The connectivity of the atoms of a molecule is called constitution and their spatial arrangement configuration. The arrangement in space of the substituents of a stereogenic unit, for instance a chirality center, a chirality plane or a chirality axis, is called absolute configuration. Two enantiomers always have the opposite absolute configuration and show opposite optical activities, that is, they rotate the plane of polarized light by equal amounts in opposite directions.
Before 1951, no method to determine the absolute configuration of a chiral molecule was known. It had been possible to distinguish two pure enantiomers by their optical activity but the optical activity could not be correlated with an absolute configuration. In 1906, a New York University chemist, M. A. Rosanoff, therefore proposed the D,L system and arbitrarily assigned the dextrorotatory (from the Latin dextro, right) (+)-glyceraldehyde to the D and the levorotatory (from the Latin levo, left) (-)-glyceraldehyde to the L configuration. Thereafter, glyceraldehyde was used as a standard and many thousands of compounds were related to it by chemical reactions that did not change any bond at a stereogenic unit.
For instance, lactic acid can be correlated to glyceraldehyde by the reaction sequence shown in the illustration below. In this reaction sequence, (+)-isoserine on the one hand is converted into (-)-lactic acid and on the other hand into (-)-glyceric acid without changing any bond at the chirality center. In addition, D-(+)-glyceraldehyde is oxidized with retention of the absolute configuration to (-)-glyceric acid. Therefore, (-)-lactic acid must have the same absolute configuration as D-(+)-glyceraldehyde and can be assigned the D configuration.
- As one can see in this case, no simple correlation between the rotation of the plane of polarized light and the absolute configuration of a chiral molecule exists because D-glyceraldehyde and D-lactic acid rotate the plane of polarized light in opposite directions.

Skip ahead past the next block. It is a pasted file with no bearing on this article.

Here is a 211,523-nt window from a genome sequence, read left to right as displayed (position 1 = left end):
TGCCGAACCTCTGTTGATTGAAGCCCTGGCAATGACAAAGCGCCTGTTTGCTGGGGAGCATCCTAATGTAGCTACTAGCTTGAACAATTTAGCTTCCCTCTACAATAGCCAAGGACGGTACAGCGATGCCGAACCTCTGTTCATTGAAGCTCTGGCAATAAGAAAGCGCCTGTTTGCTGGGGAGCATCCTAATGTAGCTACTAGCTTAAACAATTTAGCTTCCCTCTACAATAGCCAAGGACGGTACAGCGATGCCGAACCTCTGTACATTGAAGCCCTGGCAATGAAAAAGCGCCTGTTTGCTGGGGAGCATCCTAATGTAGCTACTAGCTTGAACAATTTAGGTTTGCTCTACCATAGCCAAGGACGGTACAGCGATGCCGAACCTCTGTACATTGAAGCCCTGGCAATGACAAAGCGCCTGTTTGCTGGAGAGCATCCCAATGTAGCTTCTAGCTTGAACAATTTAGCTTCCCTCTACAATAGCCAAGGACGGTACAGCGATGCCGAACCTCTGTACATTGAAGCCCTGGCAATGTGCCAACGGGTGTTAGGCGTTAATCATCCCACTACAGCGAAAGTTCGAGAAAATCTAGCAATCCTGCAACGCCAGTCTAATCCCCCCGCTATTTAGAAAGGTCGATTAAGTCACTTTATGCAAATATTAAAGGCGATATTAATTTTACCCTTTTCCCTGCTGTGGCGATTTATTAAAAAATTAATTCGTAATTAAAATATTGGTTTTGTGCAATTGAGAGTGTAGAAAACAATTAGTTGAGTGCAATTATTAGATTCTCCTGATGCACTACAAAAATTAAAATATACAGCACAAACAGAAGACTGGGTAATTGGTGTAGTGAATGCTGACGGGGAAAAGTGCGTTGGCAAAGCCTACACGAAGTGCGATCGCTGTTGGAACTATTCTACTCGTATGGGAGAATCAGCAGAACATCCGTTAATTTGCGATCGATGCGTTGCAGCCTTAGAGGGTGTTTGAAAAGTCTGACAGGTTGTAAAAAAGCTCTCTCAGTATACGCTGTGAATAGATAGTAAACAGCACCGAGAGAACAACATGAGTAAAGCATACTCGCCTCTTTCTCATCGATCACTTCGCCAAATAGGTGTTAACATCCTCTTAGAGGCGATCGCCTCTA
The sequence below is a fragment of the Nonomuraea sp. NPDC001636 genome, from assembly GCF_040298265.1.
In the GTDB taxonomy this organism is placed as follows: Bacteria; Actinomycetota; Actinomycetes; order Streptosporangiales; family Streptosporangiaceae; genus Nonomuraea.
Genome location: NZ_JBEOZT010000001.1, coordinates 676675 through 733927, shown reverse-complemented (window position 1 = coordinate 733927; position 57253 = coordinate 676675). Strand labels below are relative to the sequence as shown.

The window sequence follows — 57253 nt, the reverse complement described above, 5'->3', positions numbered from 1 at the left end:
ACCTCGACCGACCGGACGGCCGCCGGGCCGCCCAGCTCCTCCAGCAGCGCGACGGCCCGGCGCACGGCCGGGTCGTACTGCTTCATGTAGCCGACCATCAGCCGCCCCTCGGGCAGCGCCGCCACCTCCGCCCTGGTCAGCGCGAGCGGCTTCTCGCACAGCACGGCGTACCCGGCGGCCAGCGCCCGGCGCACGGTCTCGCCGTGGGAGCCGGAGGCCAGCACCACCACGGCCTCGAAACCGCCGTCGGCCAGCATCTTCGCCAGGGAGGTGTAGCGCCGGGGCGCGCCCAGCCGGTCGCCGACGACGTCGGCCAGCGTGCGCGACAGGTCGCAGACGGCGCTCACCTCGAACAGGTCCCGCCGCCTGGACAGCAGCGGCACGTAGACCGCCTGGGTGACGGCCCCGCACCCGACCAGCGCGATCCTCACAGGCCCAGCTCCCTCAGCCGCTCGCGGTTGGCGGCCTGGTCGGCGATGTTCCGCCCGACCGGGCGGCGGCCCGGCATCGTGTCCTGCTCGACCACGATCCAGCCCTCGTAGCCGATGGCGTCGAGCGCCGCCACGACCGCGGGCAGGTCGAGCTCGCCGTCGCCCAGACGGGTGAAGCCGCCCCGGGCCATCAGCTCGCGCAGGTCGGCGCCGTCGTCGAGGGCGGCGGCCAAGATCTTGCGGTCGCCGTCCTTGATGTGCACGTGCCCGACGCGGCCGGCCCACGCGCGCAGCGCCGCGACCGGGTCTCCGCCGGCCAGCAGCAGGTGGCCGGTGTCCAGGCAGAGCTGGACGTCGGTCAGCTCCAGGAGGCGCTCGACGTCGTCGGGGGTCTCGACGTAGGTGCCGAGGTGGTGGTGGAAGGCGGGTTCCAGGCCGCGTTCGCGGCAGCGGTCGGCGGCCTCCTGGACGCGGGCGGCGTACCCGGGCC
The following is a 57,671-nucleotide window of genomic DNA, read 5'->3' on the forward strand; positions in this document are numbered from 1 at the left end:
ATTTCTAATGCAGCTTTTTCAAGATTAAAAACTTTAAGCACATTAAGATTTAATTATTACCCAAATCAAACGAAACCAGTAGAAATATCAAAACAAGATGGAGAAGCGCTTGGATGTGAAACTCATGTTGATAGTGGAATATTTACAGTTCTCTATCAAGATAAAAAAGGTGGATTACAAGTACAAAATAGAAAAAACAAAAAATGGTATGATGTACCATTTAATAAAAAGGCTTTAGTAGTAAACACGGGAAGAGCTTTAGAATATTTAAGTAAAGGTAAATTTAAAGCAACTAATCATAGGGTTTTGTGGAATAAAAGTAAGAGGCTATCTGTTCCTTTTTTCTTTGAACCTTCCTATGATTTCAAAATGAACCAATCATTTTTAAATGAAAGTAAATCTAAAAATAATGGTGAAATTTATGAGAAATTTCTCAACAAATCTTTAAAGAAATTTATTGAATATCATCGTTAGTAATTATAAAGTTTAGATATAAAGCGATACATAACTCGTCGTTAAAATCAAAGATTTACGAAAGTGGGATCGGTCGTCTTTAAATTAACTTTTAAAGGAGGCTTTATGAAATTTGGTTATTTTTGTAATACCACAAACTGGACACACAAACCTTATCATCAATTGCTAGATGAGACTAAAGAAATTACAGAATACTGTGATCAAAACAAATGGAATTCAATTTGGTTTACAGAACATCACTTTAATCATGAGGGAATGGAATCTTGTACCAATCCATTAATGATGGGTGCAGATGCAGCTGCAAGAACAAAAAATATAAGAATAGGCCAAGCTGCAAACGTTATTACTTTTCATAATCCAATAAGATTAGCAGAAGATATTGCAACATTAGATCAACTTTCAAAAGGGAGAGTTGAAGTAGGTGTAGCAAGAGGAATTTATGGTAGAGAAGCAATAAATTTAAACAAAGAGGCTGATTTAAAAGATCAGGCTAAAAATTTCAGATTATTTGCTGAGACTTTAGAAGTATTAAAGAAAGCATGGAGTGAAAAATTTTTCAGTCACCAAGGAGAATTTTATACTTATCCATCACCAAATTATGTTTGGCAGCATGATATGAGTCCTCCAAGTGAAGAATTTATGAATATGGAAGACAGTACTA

In 1951, a new special x-ray cristallography technique, called anomalous dispersion, enabled J. M. Bijvoet to determine the absolute configuration of a chemical compound, sodium rubidium tartrate, for the first time. By this analysis, Bijvoet showed that dextrorotatory (+)-tartaric acid has L configuration.
By comparison with L-(+)-tartaric acid, (+)-glyceraldehyde could be definitely assigned to the D configuration. Thus, M. A. Rosanoff had made the correct choice when he arbitrarily assigned the D configuration to (+)-glyceraldehyde. With the definite determination of the absolute configuration of (+)-glyceraldehyde, the absolute configuration of thousands of compounds was suddenly known because they had been already correlated to (+)-glyceraldehyde by chemical reactions before.
In the early sixties, R. S. Cahn, C. K. Ingold, and V. Prelog introduced a new system, the (R,S) system, to name the absolute configuration because the D,L system is not unequivocal in all cases and cannot easily be applied to all families of compounds. According to this system, (+)-tartaric acid has (2R,3R) configuration.